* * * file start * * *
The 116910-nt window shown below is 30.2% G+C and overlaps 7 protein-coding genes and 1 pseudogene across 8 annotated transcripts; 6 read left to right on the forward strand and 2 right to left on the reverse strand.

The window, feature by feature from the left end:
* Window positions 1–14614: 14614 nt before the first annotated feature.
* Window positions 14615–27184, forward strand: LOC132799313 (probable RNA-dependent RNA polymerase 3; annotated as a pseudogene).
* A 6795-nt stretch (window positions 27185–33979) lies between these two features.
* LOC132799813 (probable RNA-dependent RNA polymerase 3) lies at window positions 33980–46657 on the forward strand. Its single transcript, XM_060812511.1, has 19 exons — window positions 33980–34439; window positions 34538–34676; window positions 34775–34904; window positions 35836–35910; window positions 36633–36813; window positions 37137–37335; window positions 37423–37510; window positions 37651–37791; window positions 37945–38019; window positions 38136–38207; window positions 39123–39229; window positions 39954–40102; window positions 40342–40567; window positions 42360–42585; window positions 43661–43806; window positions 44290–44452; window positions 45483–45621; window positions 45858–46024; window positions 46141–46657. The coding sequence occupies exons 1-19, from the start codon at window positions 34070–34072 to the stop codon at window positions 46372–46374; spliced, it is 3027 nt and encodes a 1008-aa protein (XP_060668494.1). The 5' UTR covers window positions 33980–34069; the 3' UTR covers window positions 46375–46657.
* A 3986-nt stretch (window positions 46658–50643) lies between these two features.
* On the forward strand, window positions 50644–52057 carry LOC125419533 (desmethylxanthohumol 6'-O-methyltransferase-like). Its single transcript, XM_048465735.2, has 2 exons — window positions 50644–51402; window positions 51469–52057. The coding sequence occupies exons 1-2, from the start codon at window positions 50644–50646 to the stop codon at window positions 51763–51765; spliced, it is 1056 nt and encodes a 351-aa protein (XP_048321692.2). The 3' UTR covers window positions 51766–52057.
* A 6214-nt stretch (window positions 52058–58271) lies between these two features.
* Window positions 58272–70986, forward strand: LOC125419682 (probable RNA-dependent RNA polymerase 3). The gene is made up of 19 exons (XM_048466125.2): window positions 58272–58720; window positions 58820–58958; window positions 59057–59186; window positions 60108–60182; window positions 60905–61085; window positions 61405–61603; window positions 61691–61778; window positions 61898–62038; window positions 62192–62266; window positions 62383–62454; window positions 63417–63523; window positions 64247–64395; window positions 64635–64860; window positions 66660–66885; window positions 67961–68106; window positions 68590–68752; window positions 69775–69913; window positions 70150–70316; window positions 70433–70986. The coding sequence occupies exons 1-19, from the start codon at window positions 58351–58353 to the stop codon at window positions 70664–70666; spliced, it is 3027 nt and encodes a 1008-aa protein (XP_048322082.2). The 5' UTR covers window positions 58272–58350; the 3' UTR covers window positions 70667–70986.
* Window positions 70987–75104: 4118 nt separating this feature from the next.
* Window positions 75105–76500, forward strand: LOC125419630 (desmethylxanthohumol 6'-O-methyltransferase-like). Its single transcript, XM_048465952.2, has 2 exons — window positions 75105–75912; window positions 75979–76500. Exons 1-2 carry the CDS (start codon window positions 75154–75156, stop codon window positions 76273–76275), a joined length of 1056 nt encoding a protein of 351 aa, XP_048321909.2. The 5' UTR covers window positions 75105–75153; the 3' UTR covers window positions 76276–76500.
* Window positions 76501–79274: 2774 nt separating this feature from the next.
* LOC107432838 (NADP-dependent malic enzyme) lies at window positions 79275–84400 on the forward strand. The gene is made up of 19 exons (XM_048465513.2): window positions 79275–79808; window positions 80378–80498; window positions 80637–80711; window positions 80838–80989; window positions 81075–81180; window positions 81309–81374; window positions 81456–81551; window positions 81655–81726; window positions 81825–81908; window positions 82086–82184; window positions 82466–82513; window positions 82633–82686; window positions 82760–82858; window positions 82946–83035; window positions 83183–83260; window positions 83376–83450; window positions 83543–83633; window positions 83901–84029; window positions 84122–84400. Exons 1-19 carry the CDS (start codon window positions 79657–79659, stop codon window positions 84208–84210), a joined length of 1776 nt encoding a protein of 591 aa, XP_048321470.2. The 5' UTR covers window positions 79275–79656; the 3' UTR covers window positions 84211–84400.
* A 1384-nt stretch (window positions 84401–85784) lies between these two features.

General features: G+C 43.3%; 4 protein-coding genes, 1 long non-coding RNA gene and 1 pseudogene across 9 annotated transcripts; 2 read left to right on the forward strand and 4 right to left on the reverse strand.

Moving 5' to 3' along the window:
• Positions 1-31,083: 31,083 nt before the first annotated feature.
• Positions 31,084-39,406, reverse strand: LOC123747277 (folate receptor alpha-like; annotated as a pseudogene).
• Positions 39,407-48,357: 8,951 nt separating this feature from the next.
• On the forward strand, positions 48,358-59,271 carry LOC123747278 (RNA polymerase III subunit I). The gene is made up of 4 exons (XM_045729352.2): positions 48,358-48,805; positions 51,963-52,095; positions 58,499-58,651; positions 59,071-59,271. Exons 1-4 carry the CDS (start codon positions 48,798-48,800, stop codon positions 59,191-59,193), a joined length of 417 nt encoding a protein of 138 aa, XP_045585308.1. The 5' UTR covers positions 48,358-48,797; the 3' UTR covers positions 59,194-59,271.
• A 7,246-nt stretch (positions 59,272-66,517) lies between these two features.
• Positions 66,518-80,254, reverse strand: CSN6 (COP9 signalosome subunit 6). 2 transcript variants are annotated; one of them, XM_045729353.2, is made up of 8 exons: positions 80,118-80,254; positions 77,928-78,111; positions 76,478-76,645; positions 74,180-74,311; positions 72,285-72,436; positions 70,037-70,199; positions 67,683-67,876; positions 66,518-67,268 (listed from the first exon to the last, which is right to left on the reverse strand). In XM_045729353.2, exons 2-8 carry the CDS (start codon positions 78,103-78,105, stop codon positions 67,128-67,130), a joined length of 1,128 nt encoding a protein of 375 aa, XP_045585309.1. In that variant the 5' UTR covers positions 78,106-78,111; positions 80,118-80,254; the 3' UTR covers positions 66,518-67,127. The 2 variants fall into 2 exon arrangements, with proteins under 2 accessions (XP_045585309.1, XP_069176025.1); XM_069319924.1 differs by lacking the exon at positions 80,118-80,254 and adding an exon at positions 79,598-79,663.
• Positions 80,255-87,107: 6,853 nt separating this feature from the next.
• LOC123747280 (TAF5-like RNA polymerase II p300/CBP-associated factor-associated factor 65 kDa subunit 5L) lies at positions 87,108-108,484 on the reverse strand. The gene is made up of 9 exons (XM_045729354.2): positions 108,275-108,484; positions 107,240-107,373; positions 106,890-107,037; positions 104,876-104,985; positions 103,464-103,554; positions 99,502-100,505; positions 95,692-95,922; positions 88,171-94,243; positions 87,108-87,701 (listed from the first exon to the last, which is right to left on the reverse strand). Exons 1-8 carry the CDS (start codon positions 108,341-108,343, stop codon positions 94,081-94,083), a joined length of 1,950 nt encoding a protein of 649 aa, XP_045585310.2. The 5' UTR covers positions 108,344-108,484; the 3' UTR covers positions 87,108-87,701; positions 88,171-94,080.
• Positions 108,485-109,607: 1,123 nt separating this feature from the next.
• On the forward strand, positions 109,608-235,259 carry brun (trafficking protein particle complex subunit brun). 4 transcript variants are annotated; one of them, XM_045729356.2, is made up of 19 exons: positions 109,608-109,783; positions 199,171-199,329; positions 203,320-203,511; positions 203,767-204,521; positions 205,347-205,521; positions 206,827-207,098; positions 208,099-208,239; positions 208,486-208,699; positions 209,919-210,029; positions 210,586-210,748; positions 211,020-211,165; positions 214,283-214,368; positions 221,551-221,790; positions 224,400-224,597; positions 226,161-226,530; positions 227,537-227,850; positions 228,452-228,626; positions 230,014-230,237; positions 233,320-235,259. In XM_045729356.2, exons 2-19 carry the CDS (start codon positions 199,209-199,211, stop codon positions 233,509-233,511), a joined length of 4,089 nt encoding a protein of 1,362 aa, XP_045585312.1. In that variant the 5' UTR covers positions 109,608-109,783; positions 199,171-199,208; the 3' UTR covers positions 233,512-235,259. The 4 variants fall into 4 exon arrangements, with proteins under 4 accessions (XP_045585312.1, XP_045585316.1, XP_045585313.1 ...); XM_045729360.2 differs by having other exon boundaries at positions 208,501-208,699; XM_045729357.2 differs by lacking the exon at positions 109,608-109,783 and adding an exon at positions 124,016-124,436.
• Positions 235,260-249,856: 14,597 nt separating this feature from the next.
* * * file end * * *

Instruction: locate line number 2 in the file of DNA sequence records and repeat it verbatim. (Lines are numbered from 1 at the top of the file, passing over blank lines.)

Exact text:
The window, feature by feature from the left end: